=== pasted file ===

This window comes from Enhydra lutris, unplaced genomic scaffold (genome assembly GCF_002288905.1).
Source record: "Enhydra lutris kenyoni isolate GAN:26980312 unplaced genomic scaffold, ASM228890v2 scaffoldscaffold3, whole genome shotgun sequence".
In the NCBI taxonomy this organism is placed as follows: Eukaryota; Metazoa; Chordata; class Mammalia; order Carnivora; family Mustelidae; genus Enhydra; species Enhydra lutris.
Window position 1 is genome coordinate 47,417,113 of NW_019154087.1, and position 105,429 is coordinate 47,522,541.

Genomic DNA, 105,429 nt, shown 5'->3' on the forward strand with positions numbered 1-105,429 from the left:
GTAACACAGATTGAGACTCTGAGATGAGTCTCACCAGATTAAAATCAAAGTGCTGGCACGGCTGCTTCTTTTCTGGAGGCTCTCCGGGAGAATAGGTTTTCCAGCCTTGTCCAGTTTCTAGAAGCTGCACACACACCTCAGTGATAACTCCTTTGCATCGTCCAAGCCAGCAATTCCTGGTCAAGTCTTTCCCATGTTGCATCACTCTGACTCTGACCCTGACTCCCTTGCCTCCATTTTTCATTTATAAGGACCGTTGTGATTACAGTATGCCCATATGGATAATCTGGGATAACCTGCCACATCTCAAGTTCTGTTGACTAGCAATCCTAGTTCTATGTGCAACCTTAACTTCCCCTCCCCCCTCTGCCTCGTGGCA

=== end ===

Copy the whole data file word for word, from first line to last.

This window comes from Enhydra lutris, unplaced genomic scaffold (genome assembly GCF_002288905.1).
Source record: "Enhydra lutris kenyoni isolate GAN:26980312 unplaced genomic scaffold, ASM228890v2 scaffoldscaffold3, whole genome shotgun sequence".
In the NCBI taxonomy this organism is placed as follows: Eukaryota; Metazoa; Chordata; class Mammalia; order Carnivora; family Mustelidae; genus Enhydra; species Enhydra lutris.
Window position 1 is genome coordinate 47,417,113 of NW_019154087.1, and position 105,429 is coordinate 47,522,541.

Genomic DNA, 105,429 nt, shown 5'->3' on the forward strand with positions numbered 1-105,429 from the left:
GTAACACAGATTGAGACTCTGAGATGAGTCTCACCAGATTAAAATCAAAGTGCTGGCACGGCTGCTTCTTTTCTGGAGGCTCTCCGGGAGAATAGGTTTTCCAGCCTTGTCCAGTTTCTAGAAGCTGCACACACACCTCAGTGATAACTCCTTTGCATCGTCCAAGCCAGCAATTCCTGGTCAAGTCTTTCCCATGTTGCATCACTCTGACTCTGACCCTGACTCCCTTGCCTCCATTTTTCATTTATAAGGACCGTTGTGATTACAGTATGCCCATATGGATAATCTGGGATAACCTGCCACATCTCAAGTTCTGTTGACTAGCAATCCTAGTTCTATGTGCAACCTTAACTTCCCCTCCCCCCTCTGCCTCGTGGCA